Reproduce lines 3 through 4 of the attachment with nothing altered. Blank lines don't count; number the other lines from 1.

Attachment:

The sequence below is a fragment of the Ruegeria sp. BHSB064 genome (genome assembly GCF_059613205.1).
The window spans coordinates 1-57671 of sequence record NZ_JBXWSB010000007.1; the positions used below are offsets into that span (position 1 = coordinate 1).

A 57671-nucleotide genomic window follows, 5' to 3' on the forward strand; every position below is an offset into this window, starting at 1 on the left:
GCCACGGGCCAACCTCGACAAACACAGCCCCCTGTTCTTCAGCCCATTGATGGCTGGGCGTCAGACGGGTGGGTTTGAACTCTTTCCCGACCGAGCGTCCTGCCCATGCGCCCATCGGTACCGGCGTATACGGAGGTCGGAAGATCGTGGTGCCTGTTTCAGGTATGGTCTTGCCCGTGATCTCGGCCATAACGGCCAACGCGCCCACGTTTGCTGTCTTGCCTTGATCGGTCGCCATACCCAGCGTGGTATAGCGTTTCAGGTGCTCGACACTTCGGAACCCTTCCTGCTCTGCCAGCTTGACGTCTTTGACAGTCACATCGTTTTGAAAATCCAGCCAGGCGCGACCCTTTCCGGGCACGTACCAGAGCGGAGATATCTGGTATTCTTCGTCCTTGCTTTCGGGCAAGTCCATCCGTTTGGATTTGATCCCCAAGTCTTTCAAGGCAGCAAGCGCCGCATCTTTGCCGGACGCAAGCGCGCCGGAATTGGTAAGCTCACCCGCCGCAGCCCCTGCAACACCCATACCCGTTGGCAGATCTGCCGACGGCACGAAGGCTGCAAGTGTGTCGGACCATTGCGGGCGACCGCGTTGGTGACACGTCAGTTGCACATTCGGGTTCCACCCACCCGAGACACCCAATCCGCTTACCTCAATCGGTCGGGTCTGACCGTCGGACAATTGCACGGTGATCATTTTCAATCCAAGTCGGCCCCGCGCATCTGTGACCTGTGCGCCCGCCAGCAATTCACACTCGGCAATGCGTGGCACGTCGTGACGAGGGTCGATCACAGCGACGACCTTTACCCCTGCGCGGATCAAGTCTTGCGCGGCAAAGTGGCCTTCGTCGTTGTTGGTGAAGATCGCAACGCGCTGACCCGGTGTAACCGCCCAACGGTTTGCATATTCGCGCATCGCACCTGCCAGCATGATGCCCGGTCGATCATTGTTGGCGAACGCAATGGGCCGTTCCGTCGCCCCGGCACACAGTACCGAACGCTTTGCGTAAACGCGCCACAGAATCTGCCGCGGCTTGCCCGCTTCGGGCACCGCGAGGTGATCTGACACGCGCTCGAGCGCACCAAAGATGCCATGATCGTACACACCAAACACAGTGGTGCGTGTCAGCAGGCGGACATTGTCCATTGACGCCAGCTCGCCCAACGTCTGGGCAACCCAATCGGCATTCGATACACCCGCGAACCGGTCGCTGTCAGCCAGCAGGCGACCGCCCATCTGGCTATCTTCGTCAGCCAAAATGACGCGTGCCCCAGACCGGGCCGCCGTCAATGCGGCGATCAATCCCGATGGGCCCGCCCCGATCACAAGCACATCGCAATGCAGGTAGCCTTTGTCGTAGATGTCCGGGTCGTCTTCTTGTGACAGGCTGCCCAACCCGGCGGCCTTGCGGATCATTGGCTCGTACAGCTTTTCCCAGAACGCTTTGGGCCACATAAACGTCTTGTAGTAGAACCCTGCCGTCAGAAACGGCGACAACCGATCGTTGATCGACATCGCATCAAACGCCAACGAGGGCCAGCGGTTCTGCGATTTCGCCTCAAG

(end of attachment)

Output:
A 57671-nucleotide genomic window follows, 5' to 3' on the forward strand; every position below is an offset into this window, starting at 1 on the left:
GCCACGGGCCAACCTCGACAAACACAGCCCCCTGTTCTTCAGCCCATTGATGGCTGGGCGTCAGACGGGTGGGTTTGAACTCTTTCCCGACCGAGCGTCCTGCCCATGCGCCCATCGGTACCGGCGTATACGGAGGTCGGAAGATCGTGGTGCCTGTTTCAGGTATGGTCTTGCCCGTGATCTCGGCCATAACGGCCAACGCGCCCACGTTTGCTGTCTTGCCTTGATCGGTCGCCATACCCAGCGTGGTATAGCGTTTCAGGTGCTCGACACTTCGGAACCCTTCCTGCTCTGCCAGCTTGACGTCTTTGACAGTCACATCGTTTTGAAAATCCAGCCAGGCGCGACCCTTTCCGGGCACGTACCAGAGCGGAGATATCTGGTATTCTTCGTCCTTGCTTTCGGGCAAGTCCATCCGTTTGGATTTGATCCCCAAGTCTTTCAAGGCAGCAAGCGCCGCATCTTTGCCGGACGCAAGCGCGCCGGAATTGGTAAGCTCACCCGCCGCAGCCCCTGCAACACCCATACCCGTTGGCAGATCTGCCGACGGCACGAAGGCTGCAAGTGTGTCGGACCATTGCGGGCGACCGCGTTGGTGACACGTCAGTTGCACATTCGGGTTCCACCCACCCGAGACACCCAATCCGCTTACCTCAATCGGTCGGGTCTGACCGTCGGACAATTGCACGGTGATCATTTTCAATCCAAGTCGGCCCCGCGCATCTGTGACCTGTGCGCCCGCCAGCAATTCACACTCGGCAATGCGTGGCACGTCGTGACGAGGGTCGATCACAGCGACGACCTTTACCCCTGCGCGGATCAAGTCTTGCGCGGCAAAGTGGCCTTCGTCGTTGTTGGTGAAGATCGCAACGCGCTGACCCGGTGTAACCGCCCAACGGTTTGCATATTCGCGCATCGCACCTGCCAGCATGATGCCCGGTCGATCATTGTTGGCGAACGCAATGGGCCGTTCCGTCGCCCCGGCACACAGTACCGAACGCTTTGCGTAAACGCGCCACAGAATCTGCCGCGGCTTGCCCGCTTCGGGCACCGCGAGGTGATCTGACACGCGCTCGAGCGCACCAAAGATGCCATGATCGTACACACCAAACACAGTGGTGCGTGTCAGCAGGCGGACATTGTCCATTGACGCCAGCTCGCCCAACGTCTGGGCAACCCAATCGGCATTCGATACACCCGCGAACCGGTCGCTGTCAGCCAGCAGGCGACCGCCCATCTGGCTATCTTCGTCAGCCAAAATGACGCGTGCCCCAGACCGGGCCGCCGTCAATGCGGCGATCAATCCCGATGGGCCCGCCCCGATCACAAGCACATCGCAATGCAGGTAGCCTTTGTCGTAGATGTCCGGGTCGTCTTCTTGTGACAGGCTGCCCAACCCGGCGGCCTTGCGGATCATTGGCTCGTACAGCTTTTCCCAGAACGCTTTGGGCCACATAAACGTCTTGTAGTAGAACCCTGCCGTCAGAAACGGCGACAACCGATCGTTGATCGACATCGCATCAAACGCCAACGAGGGCCAGCGGTTCTGCGATTTCGCCTCAAG